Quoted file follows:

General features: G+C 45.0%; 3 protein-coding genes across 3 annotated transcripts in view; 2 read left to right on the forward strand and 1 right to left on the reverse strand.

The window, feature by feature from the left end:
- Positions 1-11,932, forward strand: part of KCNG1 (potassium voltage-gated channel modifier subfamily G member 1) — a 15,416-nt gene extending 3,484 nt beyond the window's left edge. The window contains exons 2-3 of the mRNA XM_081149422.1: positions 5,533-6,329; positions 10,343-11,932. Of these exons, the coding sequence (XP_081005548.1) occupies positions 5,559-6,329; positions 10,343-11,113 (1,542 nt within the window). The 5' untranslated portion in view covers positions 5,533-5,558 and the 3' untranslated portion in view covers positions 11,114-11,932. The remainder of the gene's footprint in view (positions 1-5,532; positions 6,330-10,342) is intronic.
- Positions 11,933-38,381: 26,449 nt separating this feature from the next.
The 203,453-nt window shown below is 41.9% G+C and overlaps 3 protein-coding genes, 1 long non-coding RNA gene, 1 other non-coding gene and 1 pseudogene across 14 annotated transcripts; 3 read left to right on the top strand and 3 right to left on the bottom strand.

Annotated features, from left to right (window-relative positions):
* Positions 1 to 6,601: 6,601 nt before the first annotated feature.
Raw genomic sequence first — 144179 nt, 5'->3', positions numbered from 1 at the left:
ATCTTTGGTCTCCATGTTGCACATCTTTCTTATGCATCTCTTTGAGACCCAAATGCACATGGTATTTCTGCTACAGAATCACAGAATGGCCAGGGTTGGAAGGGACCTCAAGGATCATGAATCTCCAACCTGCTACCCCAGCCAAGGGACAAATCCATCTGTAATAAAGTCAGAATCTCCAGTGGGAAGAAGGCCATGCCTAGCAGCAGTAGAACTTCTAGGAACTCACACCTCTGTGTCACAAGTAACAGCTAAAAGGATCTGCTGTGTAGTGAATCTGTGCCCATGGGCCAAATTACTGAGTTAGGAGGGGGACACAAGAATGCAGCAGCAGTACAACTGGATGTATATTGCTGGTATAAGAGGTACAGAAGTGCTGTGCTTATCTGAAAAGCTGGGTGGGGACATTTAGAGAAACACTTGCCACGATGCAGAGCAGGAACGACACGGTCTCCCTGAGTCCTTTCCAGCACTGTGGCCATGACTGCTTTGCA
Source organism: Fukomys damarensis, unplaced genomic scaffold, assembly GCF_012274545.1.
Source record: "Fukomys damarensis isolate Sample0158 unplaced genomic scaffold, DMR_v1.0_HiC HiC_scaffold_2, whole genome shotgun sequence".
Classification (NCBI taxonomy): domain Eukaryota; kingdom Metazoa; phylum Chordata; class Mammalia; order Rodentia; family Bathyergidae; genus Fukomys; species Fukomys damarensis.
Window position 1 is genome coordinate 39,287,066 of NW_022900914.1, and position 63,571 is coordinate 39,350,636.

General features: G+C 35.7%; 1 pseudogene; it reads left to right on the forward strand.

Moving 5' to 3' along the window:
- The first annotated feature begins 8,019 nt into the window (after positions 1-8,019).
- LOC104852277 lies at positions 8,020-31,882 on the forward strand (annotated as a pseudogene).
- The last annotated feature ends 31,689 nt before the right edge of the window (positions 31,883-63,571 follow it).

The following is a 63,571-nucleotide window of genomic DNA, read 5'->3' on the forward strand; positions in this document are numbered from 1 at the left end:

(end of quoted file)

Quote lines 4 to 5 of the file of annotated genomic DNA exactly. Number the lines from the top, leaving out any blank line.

- Positions 11,933-38,381: 26,449 nt separating this feature from the next.
The 203,453-nt window shown below is 41.9% G+C and overlaps 3 protein-coding genes, 1 long non-coding RNA gene, 1 other non-coding gene and 1 pseudogene across 14 annotated transcripts; 3 read left to right on the top strand and 3 right to left on the bottom strand.